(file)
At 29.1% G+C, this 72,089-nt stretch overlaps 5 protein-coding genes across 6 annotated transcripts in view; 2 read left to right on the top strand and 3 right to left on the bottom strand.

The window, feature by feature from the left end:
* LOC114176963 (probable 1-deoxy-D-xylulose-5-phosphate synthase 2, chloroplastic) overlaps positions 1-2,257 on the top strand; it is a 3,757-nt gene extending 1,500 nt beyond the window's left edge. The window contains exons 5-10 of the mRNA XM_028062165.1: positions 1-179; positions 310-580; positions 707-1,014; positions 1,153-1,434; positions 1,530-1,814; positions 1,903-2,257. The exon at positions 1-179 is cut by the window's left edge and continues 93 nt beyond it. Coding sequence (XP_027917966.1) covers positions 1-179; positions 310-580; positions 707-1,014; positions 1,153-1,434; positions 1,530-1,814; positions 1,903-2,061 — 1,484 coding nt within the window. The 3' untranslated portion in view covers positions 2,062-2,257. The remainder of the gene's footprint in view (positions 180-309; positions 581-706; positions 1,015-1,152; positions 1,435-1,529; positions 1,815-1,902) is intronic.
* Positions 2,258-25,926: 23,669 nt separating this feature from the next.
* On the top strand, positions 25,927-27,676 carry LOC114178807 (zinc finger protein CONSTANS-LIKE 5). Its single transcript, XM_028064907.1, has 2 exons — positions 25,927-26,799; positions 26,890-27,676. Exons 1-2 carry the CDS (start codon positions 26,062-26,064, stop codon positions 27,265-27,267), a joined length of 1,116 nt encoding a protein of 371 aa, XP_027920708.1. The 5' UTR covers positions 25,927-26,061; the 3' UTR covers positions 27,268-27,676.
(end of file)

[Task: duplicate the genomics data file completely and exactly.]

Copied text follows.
At 29.1% G+C, this 72,089-nt stretch overlaps 5 protein-coding genes across 6 annotated transcripts in view; 2 read left to right on the top strand and 3 right to left on the bottom strand.

The window, feature by feature from the left end:
* LOC114176963 (probable 1-deoxy-D-xylulose-5-phosphate synthase 2, chloroplastic) overlaps positions 1-2,257 on the top strand; it is a 3,757-nt gene extending 1,500 nt beyond the window's left edge. The window contains exons 5-10 of the mRNA XM_028062165.1: positions 1-179; positions 310-580; positions 707-1,014; positions 1,153-1,434; positions 1,530-1,814; positions 1,903-2,257. The exon at positions 1-179 is cut by the window's left edge and continues 93 nt beyond it. Coding sequence (XP_027917966.1) covers positions 1-179; positions 310-580; positions 707-1,014; positions 1,153-1,434; positions 1,530-1,814; positions 1,903-2,061 — 1,484 coding nt within the window. The 3' untranslated portion in view covers positions 2,062-2,257. The remainder of the gene's footprint in view (positions 180-309; positions 581-706; positions 1,015-1,152; positions 1,435-1,529; positions 1,815-1,902) is intronic.
* Positions 2,258-25,926: 23,669 nt separating this feature from the next.
* On the top strand, positions 25,927-27,676 carry LOC114178807 (zinc finger protein CONSTANS-LIKE 5). Its single transcript, XM_028064907.1, has 2 exons — positions 25,927-26,799; positions 26,890-27,676. Exons 1-2 carry the CDS (start codon positions 26,062-26,064, stop codon positions 27,265-27,267), a joined length of 1,116 nt encoding a protein of 371 aa, XP_027920708.1. The 5' UTR covers positions 25,927-26,061; the 3' UTR covers positions 27,268-27,676.